In Santa Barbara. Have seen these guys “connecting” for years, never suspected them of being vampires, but I now see them in excess in the garden, raping my brassicas and to some extent, cucumbers.I am going to try a foliar app of clay. I suspect it will make it harder for the suckers to suck. I will try it on just a few certain plants, haven’t figured out which ones exactly since its high season and low season at once. I know our soils here are low in minerals, deciphering what level of what the plants need to fend off these bugs remains to be seen. Giant whitefly is treated by worm castings, it worked by buliking up the inner cell walls, deflecting the pierce.
    By the way, my newest Kale “Fizz” has not a peck on it. Beauty plants. Strong. Not sure how they taste. It appears they do not flower.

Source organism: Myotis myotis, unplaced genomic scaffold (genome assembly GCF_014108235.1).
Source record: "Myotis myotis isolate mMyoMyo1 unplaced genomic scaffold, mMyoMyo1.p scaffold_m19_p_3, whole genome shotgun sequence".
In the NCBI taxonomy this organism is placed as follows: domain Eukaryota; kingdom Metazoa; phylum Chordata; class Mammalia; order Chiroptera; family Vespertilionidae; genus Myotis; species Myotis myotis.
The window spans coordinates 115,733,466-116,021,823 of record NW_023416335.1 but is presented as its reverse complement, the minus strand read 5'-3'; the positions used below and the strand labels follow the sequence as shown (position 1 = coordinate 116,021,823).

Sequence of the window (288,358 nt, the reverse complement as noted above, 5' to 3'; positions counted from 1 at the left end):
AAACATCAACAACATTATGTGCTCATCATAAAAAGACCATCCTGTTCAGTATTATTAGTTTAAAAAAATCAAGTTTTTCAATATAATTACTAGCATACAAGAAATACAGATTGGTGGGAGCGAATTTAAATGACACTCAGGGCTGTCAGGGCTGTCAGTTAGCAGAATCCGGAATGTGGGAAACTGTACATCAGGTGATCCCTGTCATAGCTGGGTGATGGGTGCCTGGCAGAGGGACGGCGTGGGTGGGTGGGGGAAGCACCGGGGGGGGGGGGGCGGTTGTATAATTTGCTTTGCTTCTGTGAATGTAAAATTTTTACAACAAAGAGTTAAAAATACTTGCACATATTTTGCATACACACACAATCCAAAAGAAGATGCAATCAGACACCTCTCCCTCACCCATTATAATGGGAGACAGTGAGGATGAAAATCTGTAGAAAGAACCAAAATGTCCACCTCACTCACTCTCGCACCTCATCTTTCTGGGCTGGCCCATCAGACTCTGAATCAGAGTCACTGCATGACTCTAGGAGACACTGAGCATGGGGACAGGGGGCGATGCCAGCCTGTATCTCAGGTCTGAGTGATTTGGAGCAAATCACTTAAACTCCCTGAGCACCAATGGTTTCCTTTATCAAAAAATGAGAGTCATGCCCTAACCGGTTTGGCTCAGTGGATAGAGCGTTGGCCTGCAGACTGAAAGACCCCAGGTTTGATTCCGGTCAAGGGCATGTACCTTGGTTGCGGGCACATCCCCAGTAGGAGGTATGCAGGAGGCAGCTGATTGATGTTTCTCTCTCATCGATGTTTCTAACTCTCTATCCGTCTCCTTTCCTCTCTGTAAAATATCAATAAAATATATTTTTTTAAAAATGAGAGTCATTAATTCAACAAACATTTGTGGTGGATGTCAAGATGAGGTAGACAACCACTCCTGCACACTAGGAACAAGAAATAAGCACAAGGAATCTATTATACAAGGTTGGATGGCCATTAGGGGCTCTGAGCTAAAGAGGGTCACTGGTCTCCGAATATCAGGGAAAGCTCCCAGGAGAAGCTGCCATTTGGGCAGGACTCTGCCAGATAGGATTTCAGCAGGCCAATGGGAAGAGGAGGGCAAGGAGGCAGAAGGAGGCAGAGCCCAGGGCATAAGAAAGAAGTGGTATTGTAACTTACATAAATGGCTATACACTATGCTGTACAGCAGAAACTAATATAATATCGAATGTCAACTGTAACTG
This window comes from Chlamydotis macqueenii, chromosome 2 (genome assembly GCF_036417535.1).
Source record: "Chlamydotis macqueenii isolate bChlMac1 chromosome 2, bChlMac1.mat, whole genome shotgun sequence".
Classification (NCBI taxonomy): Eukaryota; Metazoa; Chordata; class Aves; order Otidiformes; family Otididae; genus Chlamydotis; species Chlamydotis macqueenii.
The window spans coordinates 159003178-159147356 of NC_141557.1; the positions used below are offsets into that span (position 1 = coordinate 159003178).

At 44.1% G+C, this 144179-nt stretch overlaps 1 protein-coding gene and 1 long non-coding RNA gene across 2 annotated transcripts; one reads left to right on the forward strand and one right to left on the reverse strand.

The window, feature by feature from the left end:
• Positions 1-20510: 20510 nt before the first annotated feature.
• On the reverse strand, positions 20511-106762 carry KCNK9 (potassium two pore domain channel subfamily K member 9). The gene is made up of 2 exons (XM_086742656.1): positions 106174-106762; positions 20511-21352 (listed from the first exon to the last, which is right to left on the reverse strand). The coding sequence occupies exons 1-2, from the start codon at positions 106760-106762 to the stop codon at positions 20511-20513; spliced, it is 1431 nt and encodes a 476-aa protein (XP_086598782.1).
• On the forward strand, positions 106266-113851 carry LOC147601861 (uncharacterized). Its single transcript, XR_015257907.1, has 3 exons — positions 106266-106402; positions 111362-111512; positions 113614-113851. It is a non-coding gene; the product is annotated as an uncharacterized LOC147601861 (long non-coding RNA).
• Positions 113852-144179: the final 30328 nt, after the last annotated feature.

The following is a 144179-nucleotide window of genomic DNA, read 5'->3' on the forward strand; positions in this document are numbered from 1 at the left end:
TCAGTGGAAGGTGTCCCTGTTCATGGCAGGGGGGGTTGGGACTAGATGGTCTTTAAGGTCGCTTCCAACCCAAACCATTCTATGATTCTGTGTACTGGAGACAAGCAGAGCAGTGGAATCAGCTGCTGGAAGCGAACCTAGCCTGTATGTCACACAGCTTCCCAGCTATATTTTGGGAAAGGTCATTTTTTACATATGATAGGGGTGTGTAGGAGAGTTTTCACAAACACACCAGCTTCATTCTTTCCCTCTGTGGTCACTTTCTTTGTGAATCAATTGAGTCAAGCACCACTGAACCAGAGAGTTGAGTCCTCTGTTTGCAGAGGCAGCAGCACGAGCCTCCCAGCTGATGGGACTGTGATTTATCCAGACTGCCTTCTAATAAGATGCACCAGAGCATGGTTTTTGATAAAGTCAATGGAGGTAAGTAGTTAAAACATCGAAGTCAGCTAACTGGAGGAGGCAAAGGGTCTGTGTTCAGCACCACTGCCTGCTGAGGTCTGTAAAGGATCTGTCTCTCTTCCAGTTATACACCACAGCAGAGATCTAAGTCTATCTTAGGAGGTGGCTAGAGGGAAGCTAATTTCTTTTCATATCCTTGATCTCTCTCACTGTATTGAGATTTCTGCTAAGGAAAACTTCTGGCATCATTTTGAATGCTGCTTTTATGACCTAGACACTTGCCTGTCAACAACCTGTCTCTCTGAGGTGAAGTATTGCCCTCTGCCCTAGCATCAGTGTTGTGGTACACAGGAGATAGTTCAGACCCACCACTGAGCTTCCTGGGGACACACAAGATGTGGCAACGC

37. Alan says:

    we have these bugs bad right now and we are also in Pasadena, CA. Our seedlings are getting wiped out. We pluck them and then feed them to the chickens, but yeah we need to try some of these ideas to deal with them. Thanks and keep the ideas that working coming.

  38. Chris says:

    Well, I’m in *Minnesota*, a long way from California, but I’m pretty sure these are the bugs that were eating my zinnias and green beans. (I didn’t have any broccoli or cabbage.) I wish I had taken a picture. I only had a few of them but I had never seen a bug like it before and just a few were so destructive. I kept picking them off. I only saw them when it was hot here, and it was hotter than usual this summer. They are gone now with the cooler weather. I’ve had my small garden for many years but that bug was new to me this summer. Not good.